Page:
Lava

Big trees invite big snakes.

(2019) Animated Feature (Rock Salt) Starring the voices of Janeane Garofalo, Martin Piroyaski, Daisy Hamilton-Risher. Directed by Ayar Blasco

 

Not everyone sees things the same way. For example, we can all look at a painting by Salvador Dali. We can be mesmerized by the image. We can be repulsed by the subject matter. But we will all see it and interpret it through our own lens, through our own experiences. And what we ourselves see isn’t necessarily what everyone else sees.

Debora (Garofalo) is a tattoo artist who is currently single, although her roommate – who is deliriously in love – wants to set her up with a friend, who is quite taken with her. Debora is less enthusiastic, but is open to the idea. The four of them settle down to watch a bootlegged version of the hit fantasy series – all of them being proud flag-waving nerds – Gain of Clones. That’s when things go weird. All their broadcast media – the TV, the radio, their phones, go haywire. Anything with a display is broadcasting strange images. One of them enters a trance-like state. Then as abruptly as it began, they regain their normal signals.

But nothing is normal. Giant cats prowl the rooftops. Giant snakes are eating people. A giant witch terrorizes the town. It’s an alien invasion, and the one person who can stop it might be Debora. If she wants to, that is.

The plot – such as it is – is deceptively simple, but I’m leaving a lot out; not just because it would spoil the viewing of it (although it might) but mainly because it doesn’t make a whole lot of sense when you put it down on paper…err, a digital screen. But the animation is definitely simplistic, a throwback to Nicktoons and Adult Swim animation. This isn’t anime by any stretch of the imagination.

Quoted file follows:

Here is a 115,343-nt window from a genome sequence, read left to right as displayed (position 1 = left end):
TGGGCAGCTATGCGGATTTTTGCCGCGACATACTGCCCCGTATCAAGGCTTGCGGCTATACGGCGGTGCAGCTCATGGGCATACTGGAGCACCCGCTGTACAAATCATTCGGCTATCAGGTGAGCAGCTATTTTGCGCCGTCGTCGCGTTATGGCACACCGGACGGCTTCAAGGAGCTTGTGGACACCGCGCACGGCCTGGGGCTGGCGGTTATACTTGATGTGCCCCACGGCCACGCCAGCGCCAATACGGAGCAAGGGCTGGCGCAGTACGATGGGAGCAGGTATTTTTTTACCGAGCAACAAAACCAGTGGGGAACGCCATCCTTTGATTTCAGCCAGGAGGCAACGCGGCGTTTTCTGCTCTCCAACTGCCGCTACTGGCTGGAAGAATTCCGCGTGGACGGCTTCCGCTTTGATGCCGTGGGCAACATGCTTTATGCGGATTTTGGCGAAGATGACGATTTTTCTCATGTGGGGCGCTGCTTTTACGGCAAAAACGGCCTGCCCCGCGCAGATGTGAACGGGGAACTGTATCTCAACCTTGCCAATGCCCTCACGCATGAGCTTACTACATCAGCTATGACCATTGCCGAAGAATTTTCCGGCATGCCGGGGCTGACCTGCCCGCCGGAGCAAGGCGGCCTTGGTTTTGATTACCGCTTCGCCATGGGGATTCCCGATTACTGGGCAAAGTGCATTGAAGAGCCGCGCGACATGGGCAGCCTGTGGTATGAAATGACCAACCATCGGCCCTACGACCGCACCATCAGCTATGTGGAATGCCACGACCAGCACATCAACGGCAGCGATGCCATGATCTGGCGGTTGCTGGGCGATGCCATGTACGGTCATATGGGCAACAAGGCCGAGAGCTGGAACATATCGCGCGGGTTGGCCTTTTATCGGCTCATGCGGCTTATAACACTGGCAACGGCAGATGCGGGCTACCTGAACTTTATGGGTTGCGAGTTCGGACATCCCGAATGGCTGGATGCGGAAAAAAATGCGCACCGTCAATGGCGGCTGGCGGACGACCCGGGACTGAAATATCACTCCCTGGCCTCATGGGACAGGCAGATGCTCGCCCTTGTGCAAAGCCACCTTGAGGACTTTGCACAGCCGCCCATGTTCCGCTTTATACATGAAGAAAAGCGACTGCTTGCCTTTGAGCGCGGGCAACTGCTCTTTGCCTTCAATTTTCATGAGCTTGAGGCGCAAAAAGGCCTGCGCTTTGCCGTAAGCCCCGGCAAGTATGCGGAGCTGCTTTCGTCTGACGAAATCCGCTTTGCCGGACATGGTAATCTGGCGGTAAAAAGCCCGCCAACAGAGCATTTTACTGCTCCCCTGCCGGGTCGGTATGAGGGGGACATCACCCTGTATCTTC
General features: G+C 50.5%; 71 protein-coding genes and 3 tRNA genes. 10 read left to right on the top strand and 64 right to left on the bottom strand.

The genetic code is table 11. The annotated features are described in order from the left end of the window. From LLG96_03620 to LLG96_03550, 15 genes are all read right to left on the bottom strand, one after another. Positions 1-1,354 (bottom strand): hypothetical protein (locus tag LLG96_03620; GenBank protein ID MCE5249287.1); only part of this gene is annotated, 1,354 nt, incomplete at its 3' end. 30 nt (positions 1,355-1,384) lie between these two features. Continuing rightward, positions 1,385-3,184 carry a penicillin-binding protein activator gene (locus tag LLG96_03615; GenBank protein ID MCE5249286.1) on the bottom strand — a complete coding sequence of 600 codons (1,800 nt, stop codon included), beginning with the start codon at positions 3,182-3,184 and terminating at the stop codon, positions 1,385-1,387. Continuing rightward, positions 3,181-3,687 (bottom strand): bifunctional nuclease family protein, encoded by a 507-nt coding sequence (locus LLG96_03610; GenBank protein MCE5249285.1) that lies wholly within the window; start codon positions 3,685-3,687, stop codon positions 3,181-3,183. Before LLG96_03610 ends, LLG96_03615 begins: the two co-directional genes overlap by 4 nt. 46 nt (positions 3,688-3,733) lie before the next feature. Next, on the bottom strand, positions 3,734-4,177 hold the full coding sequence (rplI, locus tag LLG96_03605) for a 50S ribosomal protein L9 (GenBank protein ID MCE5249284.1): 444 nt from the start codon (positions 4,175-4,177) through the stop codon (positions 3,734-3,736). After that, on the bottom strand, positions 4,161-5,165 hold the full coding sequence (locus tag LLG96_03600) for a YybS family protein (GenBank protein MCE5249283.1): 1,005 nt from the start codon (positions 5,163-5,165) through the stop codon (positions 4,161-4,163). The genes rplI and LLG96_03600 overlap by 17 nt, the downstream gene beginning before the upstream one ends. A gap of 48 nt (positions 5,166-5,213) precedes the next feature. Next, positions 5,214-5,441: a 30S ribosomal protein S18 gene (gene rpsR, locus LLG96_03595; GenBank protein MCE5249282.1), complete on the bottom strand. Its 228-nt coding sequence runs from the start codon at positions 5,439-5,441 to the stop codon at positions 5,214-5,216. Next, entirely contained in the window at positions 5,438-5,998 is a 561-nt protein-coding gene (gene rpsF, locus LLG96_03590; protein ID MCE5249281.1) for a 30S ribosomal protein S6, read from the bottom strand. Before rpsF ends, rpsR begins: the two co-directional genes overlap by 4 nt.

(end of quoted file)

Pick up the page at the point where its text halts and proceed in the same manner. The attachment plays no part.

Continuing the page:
But speaking of imagination, there’s plenty of that here. This movie is so far out of the box that the box has ceased to be a reference point. This movie just is and that’s really all it needs to be. There’s no real explaining it; it has to be experienced.

But that said, this isn’t for everybody. In fact, I’d venture to say it’s for a narrow range of film buffs who grew up in the 90s, have a certain simpatico for sci-fi and fantasy, don’t mind a little romance, and prefer their movies to be as completely whacko as they possibly can be – the less mainstream, the better. If 2020 had been a normal year, this might have done some serious damage on the festival circuit and perhaps it still will, but for those Jonesing for a virtual film festival of their own to curate might do well to add this to their list. But don’t say I didn’t warn you about the weird part.

REASONS TO SEE: Studiously weird, but imaginative.
REASONS TO AVOID: The story jumps around a bit.
FAMILY VALUES: There is violence, sexual references and some profanity.
TRIVIAL PURSUIT: In the original Spanish-language version, acclaimed Argentine actress Sofia Gala Castiglione voices the role of Debora.
BEYOND THE THEATERS: Amazon, DirecTV, Fandango Now, MUBI, Vimeo, Vudu
CRITICAL MASS: As of 3/19/21: Rotten Tomatoes: No score yet; Metacritic: >em>No score yet.
COMPARISON SHOPPING: Extraterrestrial
FINAL RATING: 6/10
NEXT:
The Courier

1 thought on “Lava

  1. Pingback: CAPSULE: LAVA (2019) | 366 Weird Movies

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